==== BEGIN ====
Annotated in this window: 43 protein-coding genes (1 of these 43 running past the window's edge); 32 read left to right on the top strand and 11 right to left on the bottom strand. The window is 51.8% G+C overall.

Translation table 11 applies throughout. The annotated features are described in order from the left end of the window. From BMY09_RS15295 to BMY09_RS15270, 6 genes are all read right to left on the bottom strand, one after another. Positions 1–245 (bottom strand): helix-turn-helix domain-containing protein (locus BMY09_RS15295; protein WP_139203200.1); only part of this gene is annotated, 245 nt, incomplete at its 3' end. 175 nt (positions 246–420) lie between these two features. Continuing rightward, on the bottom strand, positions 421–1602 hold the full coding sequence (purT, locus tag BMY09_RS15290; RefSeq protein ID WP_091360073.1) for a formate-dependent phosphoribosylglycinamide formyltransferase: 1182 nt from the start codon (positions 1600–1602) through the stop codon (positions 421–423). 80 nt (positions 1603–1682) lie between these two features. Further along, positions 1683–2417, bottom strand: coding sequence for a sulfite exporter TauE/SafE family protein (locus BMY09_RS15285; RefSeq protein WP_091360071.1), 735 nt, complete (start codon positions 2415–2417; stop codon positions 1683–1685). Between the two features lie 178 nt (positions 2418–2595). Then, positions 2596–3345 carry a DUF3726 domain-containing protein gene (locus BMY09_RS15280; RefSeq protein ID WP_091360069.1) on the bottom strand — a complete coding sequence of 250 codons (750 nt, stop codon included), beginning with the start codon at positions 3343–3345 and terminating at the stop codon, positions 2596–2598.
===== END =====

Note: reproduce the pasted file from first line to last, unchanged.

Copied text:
Annotated in this window: 43 protein-coding genes (1 of these 43 running past the window's edge); 32 read left to right on the top strand and 11 right to left on the bottom strand. The window is 51.8% G+C overall.

Translation table 11 applies throughout. The annotated features are described in order from the left end of the window. From BMY09_RS15295 to BMY09_RS15270, 6 genes are all read right to left on the bottom strand, one after another. Positions 1–245 (bottom strand): helix-turn-helix domain-containing protein (locus BMY09_RS15295; protein WP_139203200.1); only part of this gene is annotated, 245 nt, incomplete at its 3' end. 175 nt (positions 246–420) lie between these two features. Continuing rightward, on the bottom strand, positions 421–1602 hold the full coding sequence (purT, locus tag BMY09_RS15290; RefSeq protein ID WP_091360073.1) for a formate-dependent phosphoribosylglycinamide formyltransferase: 1182 nt from the start codon (positions 1600–1602) through the stop codon (positions 421–423). 80 nt (positions 1603–1682) lie between these two features. Further along, positions 1683–2417, bottom strand: coding sequence for a sulfite exporter TauE/SafE family protein (locus BMY09_RS15285; RefSeq protein WP_091360071.1), 735 nt, complete (start codon positions 2415–2417; stop codon positions 1683–1685). Between the two features lie 178 nt (positions 2418–2595). Then, positions 2596–3345 carry a DUF3726 domain-containing protein gene (locus BMY09_RS15280; RefSeq protein ID WP_091360069.1) on the bottom strand — a complete coding sequence of 250 codons (750 nt, stop codon included), beginning with the start codon at positions 3343–3345 and terminating at the stop codon, positions 2596–2598.